Blood-splattered floor of the Ngwe Kyar Yan monastery
It’s day two of the crackdown in Myanmar. The NYT says “security forces raided at least two Buddhist monasteries, beating and arresting dozens of monks, according to reports from the capital, Yangon.” Latest wire dispatches report protesters are being fired upon:
Soldiers fired automatic weapons into a crowd of anti-government protesters Thursday as tens of thousands defied the ruling military junta’s crackdown with a 10th straight day of demonstrations.
A Japanese Foreign Ministry official told The Associated Press that several people, including a Japanese national, were found dead following Thursday’s protests.
The information was transmitted by Myanmar’s Foreign Ministry to the Japanese Embassy in Yangon, the official said on condition of anonymity citing protocol.
The chaos came a day after the government launched a crackdown in Yangon that it said killed at least one man. Dissidents outside Myanmar reported receiving news of up to eight deaths Wednesday.
Some reports said the dead included Buddhist monks, who are widely revered in Myanmar, and the emergence of such martyrs could stoke public anger against the regime and escalate the violence.
Gunfire resounded through the air on Wednesday as Buddhist monks chanted the “Metta Sutra” (the Buddha’s words on living kindness). Soldiers and riot police beat many monks who bravely resisted by sitting down in front of security forces.
Monks in Rangoon on Thursday said five fellow monks were shot dead or beaten to death by security forces on Wednesday. The tragedy, unfortunately, is only beginning: more blood will flow on the road to democracy in the coming days.
The bloodshed has unfolded despite calls for restraint by the international community. The UN secretary-general repeatedly called on the regime to seize this opportunity to restore democracy and national reconciliation with all parties in the country, but to no avail.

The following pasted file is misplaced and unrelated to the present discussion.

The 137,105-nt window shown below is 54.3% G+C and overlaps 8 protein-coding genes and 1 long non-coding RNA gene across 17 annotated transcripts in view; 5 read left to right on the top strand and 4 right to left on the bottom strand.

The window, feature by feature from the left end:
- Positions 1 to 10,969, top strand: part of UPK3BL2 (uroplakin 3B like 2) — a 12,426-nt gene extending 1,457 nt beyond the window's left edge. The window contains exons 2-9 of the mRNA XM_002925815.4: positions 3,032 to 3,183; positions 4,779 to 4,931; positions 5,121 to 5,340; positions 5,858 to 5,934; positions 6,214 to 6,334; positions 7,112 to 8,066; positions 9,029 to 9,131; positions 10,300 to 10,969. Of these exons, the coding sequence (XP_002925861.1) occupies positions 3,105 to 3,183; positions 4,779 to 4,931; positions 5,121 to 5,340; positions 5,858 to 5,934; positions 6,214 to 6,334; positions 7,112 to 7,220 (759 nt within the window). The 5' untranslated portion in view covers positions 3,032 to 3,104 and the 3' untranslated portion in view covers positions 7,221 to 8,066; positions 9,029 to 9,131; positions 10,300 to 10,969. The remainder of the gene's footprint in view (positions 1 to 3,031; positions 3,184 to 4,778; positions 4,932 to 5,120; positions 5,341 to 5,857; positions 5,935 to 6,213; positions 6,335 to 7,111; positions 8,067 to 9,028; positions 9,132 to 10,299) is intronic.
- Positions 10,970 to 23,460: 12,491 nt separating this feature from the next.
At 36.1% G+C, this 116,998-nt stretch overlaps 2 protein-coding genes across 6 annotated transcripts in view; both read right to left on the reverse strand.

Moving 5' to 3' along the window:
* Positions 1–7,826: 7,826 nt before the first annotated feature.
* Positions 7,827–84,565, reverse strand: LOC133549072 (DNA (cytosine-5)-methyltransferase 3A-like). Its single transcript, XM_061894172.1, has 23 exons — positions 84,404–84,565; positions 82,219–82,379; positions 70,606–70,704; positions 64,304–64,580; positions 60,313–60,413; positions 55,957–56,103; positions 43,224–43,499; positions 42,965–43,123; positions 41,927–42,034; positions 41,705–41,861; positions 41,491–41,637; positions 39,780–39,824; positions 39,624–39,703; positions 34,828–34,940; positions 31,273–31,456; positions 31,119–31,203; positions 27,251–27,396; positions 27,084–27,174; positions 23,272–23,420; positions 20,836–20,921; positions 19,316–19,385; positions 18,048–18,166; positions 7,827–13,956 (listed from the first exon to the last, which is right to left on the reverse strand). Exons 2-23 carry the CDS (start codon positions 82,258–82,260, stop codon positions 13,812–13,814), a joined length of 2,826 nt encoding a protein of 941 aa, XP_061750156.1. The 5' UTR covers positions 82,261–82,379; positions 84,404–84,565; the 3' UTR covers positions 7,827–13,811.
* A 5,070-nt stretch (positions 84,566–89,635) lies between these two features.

The United Nation Security Council will meet on Thursday. But what can the council do? Just this year, a critical resolution on Burma proposed by the US and Britain was vetoed by China and Russia, two strong supporters of the junta.
For a long-term perspective, we can turn to the writing of Aung San Suu Kyi, the people’s beloved democracy leader, who has always acknowledged the enduring strength of the Burmese people, while also calling for help from all people who support democracy and human rights.
“It is not enough merely to call for freedom, democracy and human rights,” Suu Kyi wrote in “Freedom from Fear.” “There has to be a united determination to persevere in the struggle, to make sacrifices in the name of enduring truths, to resist the corrupting influences of desire, ill will, ignorance and fear.”
“The quest for democracy in Burma is the struggle of a people to live whole, meaningful lives as free and equal members of the world community. It is part of the unceasing human endeavor to prove that the spirit of man can transcend the flaws of his nature.”
The current military crackdown, despite the killings and beatings, can’t stop Buddhist monks who practice loving kindness and sacrifice for the well-being of the suffering people of Burma. As Suu Kyi said, this is a “revolution of the spirit”—it must transcend inhumanity.
A true religion of peace.
Yesterday: The Saffron Revolution